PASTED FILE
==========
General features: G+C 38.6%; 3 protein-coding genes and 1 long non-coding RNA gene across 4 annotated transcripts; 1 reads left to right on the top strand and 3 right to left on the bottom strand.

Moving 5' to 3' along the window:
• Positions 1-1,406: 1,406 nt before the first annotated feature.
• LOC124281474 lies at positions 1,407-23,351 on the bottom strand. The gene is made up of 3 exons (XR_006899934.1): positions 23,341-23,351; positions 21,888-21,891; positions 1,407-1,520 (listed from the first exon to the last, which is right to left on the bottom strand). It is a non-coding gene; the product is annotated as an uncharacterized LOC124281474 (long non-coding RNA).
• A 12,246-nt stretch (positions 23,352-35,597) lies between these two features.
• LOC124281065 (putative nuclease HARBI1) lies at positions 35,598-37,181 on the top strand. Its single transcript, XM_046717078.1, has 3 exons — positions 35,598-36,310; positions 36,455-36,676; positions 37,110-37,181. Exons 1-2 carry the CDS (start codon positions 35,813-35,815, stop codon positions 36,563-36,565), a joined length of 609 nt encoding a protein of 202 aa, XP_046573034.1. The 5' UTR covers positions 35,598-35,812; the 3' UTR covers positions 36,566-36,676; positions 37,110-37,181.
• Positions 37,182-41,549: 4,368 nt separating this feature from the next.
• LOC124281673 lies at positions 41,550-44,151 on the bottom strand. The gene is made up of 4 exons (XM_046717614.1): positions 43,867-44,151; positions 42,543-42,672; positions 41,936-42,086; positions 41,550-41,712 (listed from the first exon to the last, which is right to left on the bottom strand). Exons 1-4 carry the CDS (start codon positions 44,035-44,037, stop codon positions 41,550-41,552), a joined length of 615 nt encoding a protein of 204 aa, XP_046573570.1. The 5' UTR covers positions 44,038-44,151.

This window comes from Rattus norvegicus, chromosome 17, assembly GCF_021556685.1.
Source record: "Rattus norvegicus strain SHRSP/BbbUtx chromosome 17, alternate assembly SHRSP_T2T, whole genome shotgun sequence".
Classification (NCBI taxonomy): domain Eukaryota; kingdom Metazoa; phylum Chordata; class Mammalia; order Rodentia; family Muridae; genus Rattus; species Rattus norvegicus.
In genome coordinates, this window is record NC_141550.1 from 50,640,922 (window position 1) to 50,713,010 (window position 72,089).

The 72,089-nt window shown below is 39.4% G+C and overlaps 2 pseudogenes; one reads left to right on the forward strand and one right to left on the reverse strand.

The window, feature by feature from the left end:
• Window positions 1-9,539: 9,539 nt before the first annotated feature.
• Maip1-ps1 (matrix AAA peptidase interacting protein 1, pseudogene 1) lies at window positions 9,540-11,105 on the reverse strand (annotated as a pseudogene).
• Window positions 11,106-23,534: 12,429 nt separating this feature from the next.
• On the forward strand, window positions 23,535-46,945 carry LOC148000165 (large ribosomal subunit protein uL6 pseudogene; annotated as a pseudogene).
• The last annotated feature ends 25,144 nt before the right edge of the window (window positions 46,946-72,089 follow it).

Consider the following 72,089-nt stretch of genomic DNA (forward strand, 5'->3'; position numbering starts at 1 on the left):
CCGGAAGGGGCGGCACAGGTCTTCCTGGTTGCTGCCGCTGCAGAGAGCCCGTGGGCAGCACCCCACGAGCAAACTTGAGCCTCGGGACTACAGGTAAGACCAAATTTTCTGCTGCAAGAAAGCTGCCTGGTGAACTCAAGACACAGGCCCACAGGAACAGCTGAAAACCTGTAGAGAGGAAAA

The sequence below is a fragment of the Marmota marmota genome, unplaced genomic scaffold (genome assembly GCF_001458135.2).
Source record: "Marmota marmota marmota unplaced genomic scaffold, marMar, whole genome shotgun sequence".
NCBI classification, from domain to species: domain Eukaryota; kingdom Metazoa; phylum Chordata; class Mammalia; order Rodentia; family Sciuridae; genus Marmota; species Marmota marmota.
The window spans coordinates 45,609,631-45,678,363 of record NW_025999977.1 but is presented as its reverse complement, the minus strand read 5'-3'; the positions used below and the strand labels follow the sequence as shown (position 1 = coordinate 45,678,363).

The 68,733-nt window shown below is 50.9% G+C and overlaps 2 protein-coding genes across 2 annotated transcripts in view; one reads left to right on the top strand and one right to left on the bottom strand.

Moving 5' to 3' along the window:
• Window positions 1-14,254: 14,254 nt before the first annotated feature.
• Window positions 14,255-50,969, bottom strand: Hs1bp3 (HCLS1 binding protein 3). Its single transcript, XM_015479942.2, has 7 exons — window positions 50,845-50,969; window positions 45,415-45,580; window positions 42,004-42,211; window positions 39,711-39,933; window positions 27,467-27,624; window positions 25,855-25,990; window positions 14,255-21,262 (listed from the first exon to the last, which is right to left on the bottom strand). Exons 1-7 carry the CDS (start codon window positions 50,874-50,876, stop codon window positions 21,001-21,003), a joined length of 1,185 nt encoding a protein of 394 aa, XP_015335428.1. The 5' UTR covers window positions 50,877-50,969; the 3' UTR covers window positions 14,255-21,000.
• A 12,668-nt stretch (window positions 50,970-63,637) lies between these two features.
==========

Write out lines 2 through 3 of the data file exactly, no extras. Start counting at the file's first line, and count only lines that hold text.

Moving 5' to 3' along the window:
• Positions 1-1,406: 1,406 nt before the first annotated feature.